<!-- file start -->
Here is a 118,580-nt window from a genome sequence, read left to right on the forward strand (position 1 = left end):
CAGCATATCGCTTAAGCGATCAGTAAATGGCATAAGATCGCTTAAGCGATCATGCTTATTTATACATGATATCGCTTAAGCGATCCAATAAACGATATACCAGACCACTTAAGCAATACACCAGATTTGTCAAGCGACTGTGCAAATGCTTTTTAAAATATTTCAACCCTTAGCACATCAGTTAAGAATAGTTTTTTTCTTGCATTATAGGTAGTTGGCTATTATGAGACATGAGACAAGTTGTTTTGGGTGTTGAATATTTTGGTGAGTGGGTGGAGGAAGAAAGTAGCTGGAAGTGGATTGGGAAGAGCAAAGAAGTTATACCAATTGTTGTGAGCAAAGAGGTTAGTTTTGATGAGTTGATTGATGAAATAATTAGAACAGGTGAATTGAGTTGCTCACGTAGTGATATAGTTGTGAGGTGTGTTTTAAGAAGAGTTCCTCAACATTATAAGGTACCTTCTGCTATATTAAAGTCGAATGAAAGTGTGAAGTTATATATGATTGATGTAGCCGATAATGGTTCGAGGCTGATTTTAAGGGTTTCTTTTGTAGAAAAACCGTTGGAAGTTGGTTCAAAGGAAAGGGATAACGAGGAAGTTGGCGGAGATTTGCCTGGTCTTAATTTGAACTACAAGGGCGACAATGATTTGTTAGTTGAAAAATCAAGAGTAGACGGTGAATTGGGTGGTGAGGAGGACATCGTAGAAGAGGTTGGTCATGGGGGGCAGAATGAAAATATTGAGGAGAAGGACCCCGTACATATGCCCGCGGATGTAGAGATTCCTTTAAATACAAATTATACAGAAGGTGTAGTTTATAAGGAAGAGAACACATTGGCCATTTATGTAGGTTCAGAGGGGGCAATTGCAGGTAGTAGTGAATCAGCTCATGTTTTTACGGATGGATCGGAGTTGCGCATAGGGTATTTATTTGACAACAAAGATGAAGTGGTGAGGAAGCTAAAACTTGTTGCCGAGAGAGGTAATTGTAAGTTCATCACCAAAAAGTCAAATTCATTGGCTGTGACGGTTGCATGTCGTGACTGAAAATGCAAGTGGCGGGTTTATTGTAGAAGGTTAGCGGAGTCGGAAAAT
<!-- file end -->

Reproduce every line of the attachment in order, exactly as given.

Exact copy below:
Here is a 118,580-nt window from a genome sequence, read left to right on the forward strand (position 1 = left end):
CAGCATATCGCTTAAGCGATCAGTAAATGGCATAAGATCGCTTAAGCGATCATGCTTATTTATACATGATATCGCTTAAGCGATCCAATAAACGATATACCAGACCACTTAAGCAATACACCAGATTTGTCAAGCGACTGTGCAAATGCTTTTTAAAATATTTCAACCCTTAGCACATCAGTTAAGAATAGTTTTTTTCTTGCATTATAGGTAGTTGGCTATTATGAGACATGAGACAAGTTGTTTTGGGTGTTGAATATTTTGGTGAGTGGGTGGAGGAAGAAAGTAGCTGGAAGTGGATTGGGAAGAGCAAAGAAGTTATACCAATTGTTGTGAGCAAAGAGGTTAGTTTTGATGAGTTGATTGATGAAATAATTAGAACAGGTGAATTGAGTTGCTCACGTAGTGATATAGTTGTGAGGTGTGTTTTAAGAAGAGTTCCTCAACATTATAAGGTACCTTCTGCTATATTAAAGTCGAATGAAAGTGTGAAGTTATATATGATTGATGTAGCCGATAATGGTTCGAGGCTGATTTTAAGGGTTTCTTTTGTAGAAAAACCGTTGGAAGTTGGTTCAAAGGAAAGGGATAACGAGGAAGTTGGCGGAGATTTGCCTGGTCTTAATTTGAACTACAAGGGCGACAATGATTTGTTAGTTGAAAAATCAAGAGTAGACGGTGAATTGGGTGGTGAGGAGGACATCGTAGAAGAGGTTGGTCATGGGGGGCAGAATGAAAATATTGAGGAGAAGGACCCCGTACATATGCCCGCGGATGTAGAGATTCCTTTAAATACAAATTATACAGAAGGTGTAGTTTATAAGGAAGAGAACACATTGGCCATTTATGTAGGTTCAGAGGGGGCAATTGCAGGTAGTAGTGAATCAGCTCATGTTTTTACGGATGGATCGGAGTTGCGCATAGGGTATTTATTTGACAACAAAGATGAAGTGGTGAGGAAGCTAAAACTTGTTGCCGAGAGAGGTAATTGTAAGTTCATCACCAAAAAGTCAAATTCATTGGCTGTGACGGTTGCATGTCGTGACTGAAAATGCAAGTGGCGGGTTTATTGTAGAAGGTTAGCGGAGTCGGAAAAT